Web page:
The risk of wheat bulb fly, which can result in yield losses of up to 4t/ha, is lower than last year’s high, according to results of a HGCA survey. But it remains a threat for late-drilled crops in high-risk areas.
Results from HGCA’s autumn wheat bulb fly survey, conducted by ADAS with support from Syngenta, found that in eastern England, average egg numbers were 179/sq m compared with 309/sq m in 2010. High or very high egg populations were found in five (19%) of the sampled fields, which compares favourably with levels of 55% and 28% for 2010 and 2009, respectively. This year’s high risk fields followed vining peas and potatoes.
In northern England, there were no fields in the very high-risk category, but three (20%) were deemed high risk. However, average counts for northern England remained similar to 2010 at 161/sq m. High-risk sites in the North followed potatoes.
“There is no simple answer why we have seen a decrease in egg populations this year, but numbers are thought to be linked to pre-harvest rainfall, and the dry conditions experienced, particularly in the East, may have had an effect,” said ADAS entomologist Steve Ellis.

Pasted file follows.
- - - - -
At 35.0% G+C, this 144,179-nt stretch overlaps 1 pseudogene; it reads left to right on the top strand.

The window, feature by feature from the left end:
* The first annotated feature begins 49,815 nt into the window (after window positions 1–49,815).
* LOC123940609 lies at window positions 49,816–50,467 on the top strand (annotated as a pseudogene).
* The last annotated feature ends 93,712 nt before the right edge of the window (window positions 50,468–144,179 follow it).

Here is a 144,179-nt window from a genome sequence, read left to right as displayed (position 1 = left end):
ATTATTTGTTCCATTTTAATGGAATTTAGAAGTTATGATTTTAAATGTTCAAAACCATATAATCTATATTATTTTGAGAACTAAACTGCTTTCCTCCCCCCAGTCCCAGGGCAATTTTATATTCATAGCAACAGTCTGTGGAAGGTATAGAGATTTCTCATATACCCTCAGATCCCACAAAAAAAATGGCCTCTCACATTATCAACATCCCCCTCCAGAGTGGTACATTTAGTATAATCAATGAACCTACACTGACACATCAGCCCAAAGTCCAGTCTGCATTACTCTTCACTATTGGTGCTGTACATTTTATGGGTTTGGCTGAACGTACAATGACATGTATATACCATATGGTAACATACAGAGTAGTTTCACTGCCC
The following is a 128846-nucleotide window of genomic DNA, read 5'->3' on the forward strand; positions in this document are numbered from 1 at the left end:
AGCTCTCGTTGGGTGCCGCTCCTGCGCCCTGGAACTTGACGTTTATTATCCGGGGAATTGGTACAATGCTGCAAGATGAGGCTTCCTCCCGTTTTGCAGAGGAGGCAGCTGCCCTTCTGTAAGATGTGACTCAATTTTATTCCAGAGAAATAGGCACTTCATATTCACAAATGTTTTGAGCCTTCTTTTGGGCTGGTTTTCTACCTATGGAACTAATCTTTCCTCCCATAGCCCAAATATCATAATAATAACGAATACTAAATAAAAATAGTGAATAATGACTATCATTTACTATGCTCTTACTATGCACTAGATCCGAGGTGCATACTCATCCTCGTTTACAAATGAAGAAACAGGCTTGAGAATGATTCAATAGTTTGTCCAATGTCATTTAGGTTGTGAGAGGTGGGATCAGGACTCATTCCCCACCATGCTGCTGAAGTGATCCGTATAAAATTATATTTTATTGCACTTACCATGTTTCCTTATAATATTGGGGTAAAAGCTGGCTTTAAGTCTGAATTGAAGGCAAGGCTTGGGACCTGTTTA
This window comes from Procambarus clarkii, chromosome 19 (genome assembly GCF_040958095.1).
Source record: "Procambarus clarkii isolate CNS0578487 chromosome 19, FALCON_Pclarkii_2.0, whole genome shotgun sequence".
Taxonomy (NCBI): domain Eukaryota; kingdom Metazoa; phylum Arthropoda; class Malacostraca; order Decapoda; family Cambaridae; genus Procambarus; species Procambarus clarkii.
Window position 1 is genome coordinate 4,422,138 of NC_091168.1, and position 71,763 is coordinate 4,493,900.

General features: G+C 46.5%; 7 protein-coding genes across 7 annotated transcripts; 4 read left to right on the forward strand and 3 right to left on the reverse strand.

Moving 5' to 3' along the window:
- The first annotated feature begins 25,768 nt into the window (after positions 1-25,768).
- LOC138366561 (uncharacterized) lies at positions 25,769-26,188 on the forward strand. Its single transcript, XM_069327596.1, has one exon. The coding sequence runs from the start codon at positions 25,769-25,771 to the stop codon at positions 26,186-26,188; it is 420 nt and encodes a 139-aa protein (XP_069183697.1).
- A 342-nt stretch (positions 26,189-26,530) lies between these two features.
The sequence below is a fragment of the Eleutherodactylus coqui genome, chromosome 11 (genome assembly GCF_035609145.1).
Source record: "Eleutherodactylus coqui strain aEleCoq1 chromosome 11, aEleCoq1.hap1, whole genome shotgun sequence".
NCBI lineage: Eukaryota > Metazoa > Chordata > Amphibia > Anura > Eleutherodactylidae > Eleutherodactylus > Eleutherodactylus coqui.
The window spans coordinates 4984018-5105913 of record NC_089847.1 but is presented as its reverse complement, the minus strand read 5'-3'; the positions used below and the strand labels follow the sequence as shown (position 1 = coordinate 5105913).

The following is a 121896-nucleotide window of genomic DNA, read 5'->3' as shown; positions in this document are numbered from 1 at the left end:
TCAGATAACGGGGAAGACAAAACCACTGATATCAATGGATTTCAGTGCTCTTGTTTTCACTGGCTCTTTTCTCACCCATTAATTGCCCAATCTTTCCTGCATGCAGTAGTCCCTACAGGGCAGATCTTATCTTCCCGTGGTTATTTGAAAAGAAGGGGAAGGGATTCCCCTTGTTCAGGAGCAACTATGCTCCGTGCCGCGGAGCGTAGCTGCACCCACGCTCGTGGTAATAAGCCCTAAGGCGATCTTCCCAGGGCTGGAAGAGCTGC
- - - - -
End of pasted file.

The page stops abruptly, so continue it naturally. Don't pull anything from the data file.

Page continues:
Overall, 20% of the 41 fields sampled had egg populations greater than the high-risk 250/sq m threshold, compared with the long-term average of 23%.
“Even though this year’s results are lower than last season, growers should still consider the risk in their region carefully when deciding what action to take,” added HGCA research manager Caroline Nicholls.
“Late-autumn sown crops in high-risk areas will require the most attention, but even moderate risk areas should be carefully managed as the pest threshold is much lower for crops sown from November onwards.”